Financial hard times have hit lending institutions from coast to coast. Under these conditions, in the wake of the sub-prime mortgage crisis, they are becoming more vulnerable to a serious threat not often mentioned in the media – – – mortgage fraud.
If your firm is involved in mortgage lending, directly or indirectly, it is affected to some degree by this growing criminal threat. Only recognizing the warning signs and knowing what to do about mortgage fraud can mitigate your company’s vulnerability.
The following account is a real mortgage fraud case file taken from our Criminal Investigation Division. Only the names have been changed.
At age 35, “John Doe”, a married man and father of one, felt he needed to move to a larger home to provide his family a better standard of living. He owned and was living in a one room mobile home within a trailer park and was recently the victim of burglary. Someone had broken into his home and stolen a 19” television and a stereo system. Break-ins were a common occurrence in this trailer park and John no longer felt it was a safe place for his family to live.
John started looking for single-dwelling homes. He wanted a three bedroom home with a front yard and a backyard so his child would have room to play. John quickly became disillusioned with the idea of purchasing a new home. The prices were just too high and John did not feel he would be able to afford the required mortgage payments. Furthermore, he did not have sufficient money to make a significant down payment on a house.
Shortly thereafter, John met a pleasant real estate agent who re-fueled John’s confidence in purchasing a home. The real estate agent, whom we will call “Janet”, assured John there were new and exciting loans available.
Janet found a home for John. John loved it, but again had doubts about being able to afford the home. Janet insisted on introducing John to her preferred loan officer, whom we will call “Jason”. John agreed to meet Jason.
In his initial meeting with Jason, John described his current financial position:
- He was the sole provider in the family and had recently been injured at work. He was assigned to light duty and was earning $2,150.56 per month, but his employer was in the process of closing the down the business.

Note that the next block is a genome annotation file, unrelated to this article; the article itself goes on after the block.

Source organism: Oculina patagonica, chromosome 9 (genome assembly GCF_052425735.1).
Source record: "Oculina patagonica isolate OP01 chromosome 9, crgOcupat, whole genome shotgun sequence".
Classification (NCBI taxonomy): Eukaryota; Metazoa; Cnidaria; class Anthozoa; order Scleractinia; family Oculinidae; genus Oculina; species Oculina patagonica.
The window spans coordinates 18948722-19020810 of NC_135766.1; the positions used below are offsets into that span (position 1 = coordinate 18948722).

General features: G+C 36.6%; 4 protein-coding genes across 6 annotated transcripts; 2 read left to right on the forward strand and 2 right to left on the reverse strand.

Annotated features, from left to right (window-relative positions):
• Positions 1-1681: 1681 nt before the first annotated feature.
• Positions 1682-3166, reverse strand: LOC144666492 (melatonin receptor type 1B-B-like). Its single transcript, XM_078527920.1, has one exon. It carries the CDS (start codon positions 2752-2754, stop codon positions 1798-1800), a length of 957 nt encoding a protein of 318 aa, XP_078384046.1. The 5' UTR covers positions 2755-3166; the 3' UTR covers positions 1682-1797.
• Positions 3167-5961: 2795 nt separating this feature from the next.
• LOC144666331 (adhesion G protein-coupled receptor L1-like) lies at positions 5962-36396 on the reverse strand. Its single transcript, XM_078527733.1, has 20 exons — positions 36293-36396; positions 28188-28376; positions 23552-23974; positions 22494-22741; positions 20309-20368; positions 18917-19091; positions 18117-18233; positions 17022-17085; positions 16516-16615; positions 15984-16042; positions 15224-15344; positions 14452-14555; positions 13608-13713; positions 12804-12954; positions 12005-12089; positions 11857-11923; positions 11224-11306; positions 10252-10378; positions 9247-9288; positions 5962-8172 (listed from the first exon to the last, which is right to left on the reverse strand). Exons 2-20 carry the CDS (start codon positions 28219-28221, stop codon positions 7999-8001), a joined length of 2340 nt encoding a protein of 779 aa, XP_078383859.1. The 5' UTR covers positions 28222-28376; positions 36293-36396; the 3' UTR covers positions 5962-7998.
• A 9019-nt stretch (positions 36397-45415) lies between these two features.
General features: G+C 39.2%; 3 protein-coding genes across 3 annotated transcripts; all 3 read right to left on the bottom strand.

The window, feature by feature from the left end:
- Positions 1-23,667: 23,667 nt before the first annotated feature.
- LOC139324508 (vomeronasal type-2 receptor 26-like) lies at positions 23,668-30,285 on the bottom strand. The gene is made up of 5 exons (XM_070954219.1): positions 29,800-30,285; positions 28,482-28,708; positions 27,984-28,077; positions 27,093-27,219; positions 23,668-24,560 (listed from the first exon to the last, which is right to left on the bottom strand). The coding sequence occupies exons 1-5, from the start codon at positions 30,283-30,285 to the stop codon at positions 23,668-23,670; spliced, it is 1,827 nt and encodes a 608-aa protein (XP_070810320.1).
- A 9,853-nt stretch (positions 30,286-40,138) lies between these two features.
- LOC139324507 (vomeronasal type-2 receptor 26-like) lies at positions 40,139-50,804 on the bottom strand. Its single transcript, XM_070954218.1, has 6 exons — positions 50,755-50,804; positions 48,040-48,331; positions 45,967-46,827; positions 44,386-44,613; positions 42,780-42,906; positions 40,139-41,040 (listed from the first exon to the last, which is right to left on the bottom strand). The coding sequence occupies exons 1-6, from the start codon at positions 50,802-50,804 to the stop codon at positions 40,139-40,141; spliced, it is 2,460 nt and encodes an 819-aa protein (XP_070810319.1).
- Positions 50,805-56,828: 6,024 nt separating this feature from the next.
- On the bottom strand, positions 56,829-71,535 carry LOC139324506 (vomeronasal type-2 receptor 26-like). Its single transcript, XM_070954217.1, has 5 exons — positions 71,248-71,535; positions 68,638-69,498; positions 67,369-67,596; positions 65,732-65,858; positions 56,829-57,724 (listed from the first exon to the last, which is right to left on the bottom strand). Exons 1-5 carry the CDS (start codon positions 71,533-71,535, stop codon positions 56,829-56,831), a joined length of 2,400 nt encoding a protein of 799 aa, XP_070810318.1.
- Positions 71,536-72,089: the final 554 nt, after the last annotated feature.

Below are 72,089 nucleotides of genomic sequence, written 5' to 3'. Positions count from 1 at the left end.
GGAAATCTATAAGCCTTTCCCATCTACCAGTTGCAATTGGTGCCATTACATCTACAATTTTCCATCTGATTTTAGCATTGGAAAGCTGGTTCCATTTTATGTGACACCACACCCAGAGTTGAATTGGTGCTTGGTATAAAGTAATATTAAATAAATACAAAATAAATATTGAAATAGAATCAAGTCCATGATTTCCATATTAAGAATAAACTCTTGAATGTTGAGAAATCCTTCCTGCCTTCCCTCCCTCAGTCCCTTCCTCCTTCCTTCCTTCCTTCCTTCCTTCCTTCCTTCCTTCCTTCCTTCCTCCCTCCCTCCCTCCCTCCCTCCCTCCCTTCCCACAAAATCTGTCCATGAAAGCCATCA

- He had paid off the mortgage on the mobile home he owned. John estimated the value of the mobile home to be $110,000.
- He paid the trailer park’s management company an average of $375 per month for utilities.
- He had a side business cutting people’s grass, but it was a cash business and he did not have a business license. Furthermore, the work was inconsistent.
- Finally, John said he had $9,500 in his savings account.
Jason also ran John’s credit. At the time, John had excellent credit, but he would still need to obtain a $473,000 loan to purchase the home Janet introduced to him.
Shortly thereafter, John received a phone call from Jason. It was good news. John had been approved for the loan.
Initially, John was excited, but he quickly became concerned. John had his doubts about being able to afford such an expensive home.
The home closed quickly, even though John never reviewed the closing documents. John now had a house he was proud of, but knew he would quickly need money if he was to keep this home.
John decided to sell his mobile home. Janet offered to sell the home for John and even though John estimated the value of the home to be $110,000, Janet was unsuccessful at selling the house for anything near $110,000.
After realizing he was going to have trouble selling the mobile home, John decided it would be best to rent the home he recently purchased. Having only lived at the new home for approximately one week, John moved back to the mobile home he could not sell and rented out the home he recently purchased.
After a few months, John’s tenant stopped paying the rent, which was $1,700 a month. John’s mortgage payment was approximately $3,500. Having to put up a big fight, John was finally able to evict the tenant, but by that time it was too late to rent the house out to a new tenant. John was behind on three mortgage payments and his mortgage lender was ready to foreclose on the home.